Boeing Supplier Says New Jet May Hinge on Success of Max Return
(Bloomberg) -- Boeing Co.’s decision on whether to launch a new, midrange jetliner is likely to hinge on the success of the 737 Max as it returns to service, according to one of the grounded jet’s engine suppliers.
How sales of the Boeing narrow-body plane fare against Airbus SE models will be key to the U.S. planemaker’s new-product strategy, Philippe Petitcolin, chief executive officer of French engine-maker Safran SA, said Friday. A decision is probably two to three years away, he said.
“If Boeing’s market share falls to a third, then it might decide to launch a project in 2022 or 2023,” Petitcolin said on a call after reporting third-quarter sales. He added that while the move is possible, it’s “not the most probable.”
LEAP engines made by a partnership of Safran and General Electric Co. are the only option on the 737 Max and one of two turbine choices for the its main competitor, the Airbus A320neo family.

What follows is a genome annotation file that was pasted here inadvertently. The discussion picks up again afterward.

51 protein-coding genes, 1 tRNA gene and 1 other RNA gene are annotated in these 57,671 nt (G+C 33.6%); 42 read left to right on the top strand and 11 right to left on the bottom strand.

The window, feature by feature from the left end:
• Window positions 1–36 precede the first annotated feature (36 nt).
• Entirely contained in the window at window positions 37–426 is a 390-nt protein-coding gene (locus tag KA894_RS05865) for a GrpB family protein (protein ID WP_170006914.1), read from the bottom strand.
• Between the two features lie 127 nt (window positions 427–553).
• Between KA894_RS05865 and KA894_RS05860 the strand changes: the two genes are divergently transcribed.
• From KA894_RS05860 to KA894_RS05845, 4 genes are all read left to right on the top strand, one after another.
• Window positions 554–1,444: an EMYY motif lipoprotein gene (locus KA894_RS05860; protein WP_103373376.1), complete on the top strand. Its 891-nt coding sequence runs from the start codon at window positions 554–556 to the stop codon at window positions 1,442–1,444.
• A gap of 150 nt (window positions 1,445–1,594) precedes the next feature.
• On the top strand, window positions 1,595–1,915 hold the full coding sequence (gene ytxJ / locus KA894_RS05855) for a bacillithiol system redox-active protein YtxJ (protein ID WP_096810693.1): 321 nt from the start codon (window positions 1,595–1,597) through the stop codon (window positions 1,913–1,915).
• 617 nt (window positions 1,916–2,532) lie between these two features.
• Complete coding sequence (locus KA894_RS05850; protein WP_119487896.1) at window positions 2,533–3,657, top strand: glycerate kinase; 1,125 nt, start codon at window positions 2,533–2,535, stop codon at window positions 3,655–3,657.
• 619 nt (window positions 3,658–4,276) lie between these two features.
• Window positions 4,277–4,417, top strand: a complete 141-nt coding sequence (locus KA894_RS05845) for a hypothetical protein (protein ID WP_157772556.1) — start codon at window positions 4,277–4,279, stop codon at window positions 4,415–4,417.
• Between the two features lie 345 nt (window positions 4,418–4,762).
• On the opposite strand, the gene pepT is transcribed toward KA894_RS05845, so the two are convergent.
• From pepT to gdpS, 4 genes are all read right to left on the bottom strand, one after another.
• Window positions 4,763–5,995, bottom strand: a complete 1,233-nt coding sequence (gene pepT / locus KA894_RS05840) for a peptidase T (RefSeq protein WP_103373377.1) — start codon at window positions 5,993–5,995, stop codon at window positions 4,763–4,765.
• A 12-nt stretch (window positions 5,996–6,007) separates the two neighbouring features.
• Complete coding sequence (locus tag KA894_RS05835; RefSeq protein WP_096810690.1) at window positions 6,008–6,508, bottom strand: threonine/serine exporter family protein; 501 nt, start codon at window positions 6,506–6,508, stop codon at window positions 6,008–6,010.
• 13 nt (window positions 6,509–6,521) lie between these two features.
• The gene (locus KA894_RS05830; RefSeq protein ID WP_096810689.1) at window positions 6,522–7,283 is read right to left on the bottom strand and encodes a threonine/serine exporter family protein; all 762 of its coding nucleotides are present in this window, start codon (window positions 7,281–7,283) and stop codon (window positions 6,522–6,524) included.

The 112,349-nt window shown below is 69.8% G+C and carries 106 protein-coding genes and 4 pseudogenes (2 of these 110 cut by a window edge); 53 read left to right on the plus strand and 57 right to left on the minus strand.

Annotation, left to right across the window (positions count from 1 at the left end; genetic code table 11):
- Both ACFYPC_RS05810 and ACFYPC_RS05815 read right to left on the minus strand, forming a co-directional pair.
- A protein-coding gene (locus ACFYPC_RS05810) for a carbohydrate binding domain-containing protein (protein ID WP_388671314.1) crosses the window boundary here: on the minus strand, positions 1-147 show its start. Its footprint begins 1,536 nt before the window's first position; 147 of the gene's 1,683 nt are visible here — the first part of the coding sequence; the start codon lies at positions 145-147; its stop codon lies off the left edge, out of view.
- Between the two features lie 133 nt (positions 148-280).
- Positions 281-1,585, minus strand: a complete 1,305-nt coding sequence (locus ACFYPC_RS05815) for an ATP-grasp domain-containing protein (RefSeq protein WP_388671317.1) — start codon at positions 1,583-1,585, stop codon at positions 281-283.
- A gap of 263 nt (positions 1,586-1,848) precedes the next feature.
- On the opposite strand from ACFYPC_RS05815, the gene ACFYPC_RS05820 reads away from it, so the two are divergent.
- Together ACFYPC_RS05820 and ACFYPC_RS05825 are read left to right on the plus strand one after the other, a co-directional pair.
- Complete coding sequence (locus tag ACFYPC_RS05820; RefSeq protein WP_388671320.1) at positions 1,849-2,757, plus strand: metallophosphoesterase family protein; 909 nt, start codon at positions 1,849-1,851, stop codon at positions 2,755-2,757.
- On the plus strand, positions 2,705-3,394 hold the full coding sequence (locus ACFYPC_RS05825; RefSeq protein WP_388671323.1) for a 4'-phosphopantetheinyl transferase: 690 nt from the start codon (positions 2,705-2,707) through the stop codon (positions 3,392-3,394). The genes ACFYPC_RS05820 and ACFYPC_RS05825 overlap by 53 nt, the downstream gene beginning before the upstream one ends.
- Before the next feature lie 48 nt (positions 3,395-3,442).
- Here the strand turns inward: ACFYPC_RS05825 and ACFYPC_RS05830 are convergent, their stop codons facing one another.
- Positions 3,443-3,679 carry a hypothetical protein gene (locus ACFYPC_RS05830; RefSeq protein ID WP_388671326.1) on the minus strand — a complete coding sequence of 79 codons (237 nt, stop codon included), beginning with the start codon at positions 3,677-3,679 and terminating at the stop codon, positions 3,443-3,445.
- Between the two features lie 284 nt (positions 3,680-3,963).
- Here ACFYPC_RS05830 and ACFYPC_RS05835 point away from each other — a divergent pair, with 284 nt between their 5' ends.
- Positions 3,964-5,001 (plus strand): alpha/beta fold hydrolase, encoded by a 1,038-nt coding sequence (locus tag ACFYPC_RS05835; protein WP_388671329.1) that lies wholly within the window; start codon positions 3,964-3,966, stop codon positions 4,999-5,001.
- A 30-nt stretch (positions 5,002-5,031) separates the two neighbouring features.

Before the 737 Max was grounded in March 2019 following two deadly accidents, Airbus had an edge in the market. The gap has now widened, with several hundred Boeing Max cancellations since the start of the Covid-19 pandemic.
The 737 Max is expected to win regulatory approval to fly again within weeks. American Airlines Group Inc. has scheduled the jet’s return on the busy Miami-New York corridor around year-end.
Boeing has reached out to Rolls-Royce Holdings Plc to gauge the British engine manufacturer’s interest in a potential new aircraft, Bloomberg News has reported. The midsize jet would fill a gap in the U.S. company’s product lineup and blunt the success of Airbus’s A321 variant.
Petitcolin said he had no information on Boeing’s plans. Safran is meanwhile “doing everything” to meet Airbus’s target for increased A320-family production in the second half of 2021, the CEO said.
Availability of parts could create challenges for Safran, he said, after some of its U.S. suppliers halted output. Discussions to get them under way again are “on the right track,” he said.
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